The Drake Navigators Guild, a California historians’ organisation, said it had more than 50 detailed clues about Drake’s landing, including 16th-century reports, identifying Drakes Cove, an inlet near Drakes Bay on the Point Reyes peninsula.
Source: Associated Press Published: Sunday, 21 October 2012
The great seafarer has been credited with discovering the state during one of his epic sea voyages.
If California had become an English colony it would have become the jewel of the British Empire, a dominion awash with gold and other natural riches.
Drake’s claim to California has long been suspected, but exactly where he landed along America’s Pacific coastline has never been accurately pinpointed.
Historians have argued for centuries over the exact spot that the man, who went on to defeat the Spanish Armada, landed on June 17, 1579, and is said to have ordered his crew to nail a brass plate to a tree, claiming the land for England.
Descriptions of the natural harbour where his ship laid anchor were so vague that some academics claim he landed as far north as what is now Alaska, while others argued that the area he described was as far south as San Diego. Twenty nine other points along America’s Pacific coastline and even Canada’s British Columbia have been suggested over the years by historians as his first point of entry into the New World.
The Point Reyes claim simply had more evidence than any other possible site
John Dell’Osso, chief of interpretation at Point Reyes National Seashore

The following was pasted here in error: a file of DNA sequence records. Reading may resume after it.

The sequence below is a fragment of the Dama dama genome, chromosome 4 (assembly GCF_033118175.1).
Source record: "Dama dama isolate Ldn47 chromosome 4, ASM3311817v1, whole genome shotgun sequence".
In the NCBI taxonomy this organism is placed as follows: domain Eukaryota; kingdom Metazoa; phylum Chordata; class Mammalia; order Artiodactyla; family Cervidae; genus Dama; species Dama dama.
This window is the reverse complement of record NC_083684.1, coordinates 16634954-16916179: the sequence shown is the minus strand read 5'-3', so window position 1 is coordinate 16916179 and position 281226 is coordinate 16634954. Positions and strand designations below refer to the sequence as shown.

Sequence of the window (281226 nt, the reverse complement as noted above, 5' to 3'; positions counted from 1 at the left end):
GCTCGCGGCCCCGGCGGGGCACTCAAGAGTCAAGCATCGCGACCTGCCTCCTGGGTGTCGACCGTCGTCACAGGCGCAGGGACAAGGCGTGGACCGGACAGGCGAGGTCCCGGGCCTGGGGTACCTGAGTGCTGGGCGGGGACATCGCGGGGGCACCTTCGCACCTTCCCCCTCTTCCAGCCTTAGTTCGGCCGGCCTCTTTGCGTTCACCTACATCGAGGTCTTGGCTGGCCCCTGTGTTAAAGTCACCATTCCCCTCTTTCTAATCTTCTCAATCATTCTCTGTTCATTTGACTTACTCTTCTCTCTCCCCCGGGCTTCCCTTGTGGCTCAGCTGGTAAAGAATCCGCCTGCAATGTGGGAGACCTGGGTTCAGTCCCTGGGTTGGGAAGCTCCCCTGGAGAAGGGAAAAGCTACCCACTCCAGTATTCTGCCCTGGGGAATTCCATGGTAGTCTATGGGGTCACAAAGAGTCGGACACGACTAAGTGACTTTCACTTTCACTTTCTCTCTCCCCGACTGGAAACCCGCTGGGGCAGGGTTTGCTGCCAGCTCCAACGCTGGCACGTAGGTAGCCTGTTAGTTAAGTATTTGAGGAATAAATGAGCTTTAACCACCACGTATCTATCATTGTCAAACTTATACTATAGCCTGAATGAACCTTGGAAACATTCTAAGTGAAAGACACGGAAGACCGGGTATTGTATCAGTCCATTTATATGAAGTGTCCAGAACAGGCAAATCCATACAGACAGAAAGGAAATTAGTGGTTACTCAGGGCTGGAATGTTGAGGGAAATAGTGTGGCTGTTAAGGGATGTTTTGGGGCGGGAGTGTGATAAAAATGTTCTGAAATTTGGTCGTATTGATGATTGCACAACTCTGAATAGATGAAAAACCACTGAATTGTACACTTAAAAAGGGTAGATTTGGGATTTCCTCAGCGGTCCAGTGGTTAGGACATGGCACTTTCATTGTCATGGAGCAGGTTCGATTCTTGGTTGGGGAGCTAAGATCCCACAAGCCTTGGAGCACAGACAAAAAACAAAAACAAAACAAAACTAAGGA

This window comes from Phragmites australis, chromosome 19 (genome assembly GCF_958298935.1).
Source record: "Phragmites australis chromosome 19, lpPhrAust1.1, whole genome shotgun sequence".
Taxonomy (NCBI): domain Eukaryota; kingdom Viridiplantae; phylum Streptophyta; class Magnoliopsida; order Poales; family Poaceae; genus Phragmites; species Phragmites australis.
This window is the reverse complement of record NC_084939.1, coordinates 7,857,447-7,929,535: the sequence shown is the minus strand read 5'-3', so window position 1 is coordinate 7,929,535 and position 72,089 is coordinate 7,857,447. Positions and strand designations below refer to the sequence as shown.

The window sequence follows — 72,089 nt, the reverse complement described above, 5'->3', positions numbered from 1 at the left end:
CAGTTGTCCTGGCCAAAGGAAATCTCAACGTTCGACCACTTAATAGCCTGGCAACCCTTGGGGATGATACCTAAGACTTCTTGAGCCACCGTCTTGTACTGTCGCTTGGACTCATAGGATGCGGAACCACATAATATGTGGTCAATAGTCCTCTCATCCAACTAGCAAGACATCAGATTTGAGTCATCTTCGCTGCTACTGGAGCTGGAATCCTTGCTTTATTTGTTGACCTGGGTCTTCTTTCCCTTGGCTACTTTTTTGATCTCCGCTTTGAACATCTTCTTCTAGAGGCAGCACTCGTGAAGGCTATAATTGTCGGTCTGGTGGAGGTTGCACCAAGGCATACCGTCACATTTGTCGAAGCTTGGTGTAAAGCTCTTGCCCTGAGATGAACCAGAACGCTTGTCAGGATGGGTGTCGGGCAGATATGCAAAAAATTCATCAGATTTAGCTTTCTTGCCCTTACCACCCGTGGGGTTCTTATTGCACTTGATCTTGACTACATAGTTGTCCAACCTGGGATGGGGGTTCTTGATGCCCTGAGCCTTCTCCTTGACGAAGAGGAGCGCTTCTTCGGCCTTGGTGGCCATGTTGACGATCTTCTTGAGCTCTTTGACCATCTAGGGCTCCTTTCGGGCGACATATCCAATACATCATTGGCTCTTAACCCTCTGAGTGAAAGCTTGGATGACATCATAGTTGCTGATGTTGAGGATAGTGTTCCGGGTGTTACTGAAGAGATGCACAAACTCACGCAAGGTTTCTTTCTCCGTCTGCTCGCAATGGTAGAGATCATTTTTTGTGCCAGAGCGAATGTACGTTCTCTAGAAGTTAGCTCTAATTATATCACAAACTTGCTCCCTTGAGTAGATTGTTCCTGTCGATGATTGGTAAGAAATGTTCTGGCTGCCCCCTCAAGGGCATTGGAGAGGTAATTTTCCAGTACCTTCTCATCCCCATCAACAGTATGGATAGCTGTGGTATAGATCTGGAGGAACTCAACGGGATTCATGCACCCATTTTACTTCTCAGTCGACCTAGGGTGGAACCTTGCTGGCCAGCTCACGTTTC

A five-year study by experts from the California-based Drake Navigators Guild has concluded that Drake landed on the Point Reyes Peninsula, north of the city of San Francisco.
The Guild’s report to the US government cited more than 50 historical facts to support its findings, including detailed 16th century reports that tally with the topography of the area.
John Dell’Osso, chief of interpretation at Point Reyes National Seashore and an avid Drake historian, said: “The Point Reyes claim simply had more evidence than any other possible site.”
The new official Drake landing site has now been named by the US government as one of 27 sites that are national historic landmarks, but no one will have to conjure up a new name for it.
Mr Dell’Osso said: “Those convinced in the past of his landing site had already named Drake’s Cove, an inlet near the larger Drake’s Bay as the unofficial precise landing site in Point Reyes. That’s very fortunate, because it’s now official.”
For all of Drake’s endeavour, it was Spain that was to exert the major influence.
Almost 30 years after Drake made landfall, Sebastian Vizcaino explored and mapped the coast of California in 1602 and was followed by Spanish missionaries who founded the state’s great cities, San Diego, Los Angeles and San Francisco.